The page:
Operations in Special Environments
Environments that have a major influence on the conduct of military operations are--
- Mountain areas.
- Jungle areas.
- Desert areas.
- Cold weather regions.
- Urban areas.
Each of these environments has a different influence on NBC recon operations.
Excluding the extremely high, alpine-type mountains, most mountain systems are characterized by--
- Heavy woods or jungle.
- Compartments and ridge systems.
- Limited lines of communication, usually of poor quality.
- Highly variable weather conditions.
NBC recon units operate with attached elements or in direct support of brigade-sized units. Since mountain operations are decentralized, NBC recon leaders usually operate independently or semi-independently of their parent units.
NBC recon units concentrate on low terrain for persistent chemicals and on prominent terrain features for radiological hot spots produced by fallout.
The jungles of Asia, Africa, and the Western Hemisphere are potential battlefields. Jungle terrain is characterized by--
- Heavy vegetation, varying from rain forest to savanna.
- Constant high temperatures.
- Heavy rainfall during certain seasons.
- Constant high humidity.
As in mountain operations, NBC jungle operations are decentralized as much as possible. Recon elements maybe placed in direct support.
Due to the hot, humid conditions prevalent in jungle environments, frequent work breaks and reduction of MOPP levels by recon personnel will become necessary. Unfortunately, the jungle environment tends to make chemical agents more persistent and more effective in producing casualties. These factors combine to complicate timely NBC recon operations.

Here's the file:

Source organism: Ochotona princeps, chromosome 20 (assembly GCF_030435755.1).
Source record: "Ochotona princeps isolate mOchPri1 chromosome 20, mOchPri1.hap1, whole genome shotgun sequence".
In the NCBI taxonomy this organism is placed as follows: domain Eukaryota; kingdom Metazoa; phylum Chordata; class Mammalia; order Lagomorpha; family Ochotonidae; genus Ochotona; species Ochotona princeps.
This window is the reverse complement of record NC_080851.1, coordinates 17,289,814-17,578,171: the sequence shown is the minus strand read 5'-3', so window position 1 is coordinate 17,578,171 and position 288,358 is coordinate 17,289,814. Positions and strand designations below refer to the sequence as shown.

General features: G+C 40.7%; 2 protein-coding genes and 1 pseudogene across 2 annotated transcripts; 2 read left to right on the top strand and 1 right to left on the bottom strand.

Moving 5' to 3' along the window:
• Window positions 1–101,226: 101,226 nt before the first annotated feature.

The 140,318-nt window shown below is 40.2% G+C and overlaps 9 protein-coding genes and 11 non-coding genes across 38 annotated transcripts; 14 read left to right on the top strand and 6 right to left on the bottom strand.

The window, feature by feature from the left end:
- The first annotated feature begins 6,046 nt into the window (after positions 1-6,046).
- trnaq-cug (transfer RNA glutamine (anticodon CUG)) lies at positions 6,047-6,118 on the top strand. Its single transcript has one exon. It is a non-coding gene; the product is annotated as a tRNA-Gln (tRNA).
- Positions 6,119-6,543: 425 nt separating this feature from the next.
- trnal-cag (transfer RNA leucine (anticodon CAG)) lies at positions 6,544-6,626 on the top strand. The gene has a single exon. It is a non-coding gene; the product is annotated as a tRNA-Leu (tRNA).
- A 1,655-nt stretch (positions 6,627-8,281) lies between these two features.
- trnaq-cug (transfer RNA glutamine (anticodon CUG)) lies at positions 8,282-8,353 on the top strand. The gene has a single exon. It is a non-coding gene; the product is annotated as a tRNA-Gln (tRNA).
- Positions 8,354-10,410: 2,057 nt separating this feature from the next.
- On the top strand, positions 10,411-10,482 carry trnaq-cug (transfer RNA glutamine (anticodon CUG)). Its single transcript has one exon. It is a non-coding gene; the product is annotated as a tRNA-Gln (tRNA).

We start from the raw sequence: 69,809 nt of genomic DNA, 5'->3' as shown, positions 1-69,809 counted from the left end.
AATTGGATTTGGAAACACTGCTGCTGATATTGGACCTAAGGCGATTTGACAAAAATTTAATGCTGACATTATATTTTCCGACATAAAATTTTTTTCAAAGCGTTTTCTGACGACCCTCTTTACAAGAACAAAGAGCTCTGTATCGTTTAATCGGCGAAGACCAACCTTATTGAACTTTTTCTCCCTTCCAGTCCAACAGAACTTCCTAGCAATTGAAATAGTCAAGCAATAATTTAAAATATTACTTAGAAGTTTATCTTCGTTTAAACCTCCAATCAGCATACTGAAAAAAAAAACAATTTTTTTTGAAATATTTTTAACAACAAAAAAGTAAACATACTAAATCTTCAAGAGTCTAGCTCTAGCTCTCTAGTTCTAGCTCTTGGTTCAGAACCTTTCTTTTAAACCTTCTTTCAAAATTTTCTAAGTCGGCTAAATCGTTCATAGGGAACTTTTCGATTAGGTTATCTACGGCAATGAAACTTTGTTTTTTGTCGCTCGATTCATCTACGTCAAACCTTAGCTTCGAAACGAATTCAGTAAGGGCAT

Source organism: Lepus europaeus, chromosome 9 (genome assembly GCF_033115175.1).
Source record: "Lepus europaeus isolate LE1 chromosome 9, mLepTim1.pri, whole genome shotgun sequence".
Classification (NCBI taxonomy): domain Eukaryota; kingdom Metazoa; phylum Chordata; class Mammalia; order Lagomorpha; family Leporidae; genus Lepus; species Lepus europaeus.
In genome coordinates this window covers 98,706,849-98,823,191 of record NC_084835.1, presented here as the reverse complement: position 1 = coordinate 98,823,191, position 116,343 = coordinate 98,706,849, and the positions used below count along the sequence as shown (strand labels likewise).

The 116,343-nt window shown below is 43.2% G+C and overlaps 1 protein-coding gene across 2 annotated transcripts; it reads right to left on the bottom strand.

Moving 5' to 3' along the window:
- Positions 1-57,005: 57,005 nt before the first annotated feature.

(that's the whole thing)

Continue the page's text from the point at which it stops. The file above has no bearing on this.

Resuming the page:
Deserts are semiarid and arid regions containing a variety of soils in varying relief. Desert regions are characterized by--
- Extreme temperature ranges, varying between 30 degrees Fahrenheit (-1 degree Celsius) and 130 degrees Fahrenheit (54 degrees Celsius) over a 24-hour period.
- Changing visibility conditions.
- Long periods of drought.
- Shortage of suitable ground water.
- Large areas of excellent trafficability interspersed by ravines, bogs, and sand seas.
- An absence of pronounced terrain features.
The principal problem NBC reconnaissance units face in desert operations is lack of water. For example, without an outside water source, a decontamination unit can operate a deliberate decon station for only a short period. While conducting recon, knowing the locations of water sources is extremely important. There are additional recon problems in desert environments. Contamination found in a desert may become covered up then suddenly reappear because of shifting sands. Once an area has been contaminated, it must be periodical y monitored.
Extreme temperature ranges and soil compositions found in the desert complicate recon operations. The high temperatures during the day inhibit movement of personnel in high MOPP levels, in addition to possibly causing malfunctions in equipment, and detectors being used outside of their usual operating ranges. The relative lack of cover and concealment in desert terrain make security a problem during any daylight operations. As a consequence, night probably becomes the usual time of operation, even though lack of light will complicate the reading use of chemical detection paper and kits. Soil composition will adversely effect the detection capabilities of the M93 NBCRS since liquid contamination will be absorbed by the soil.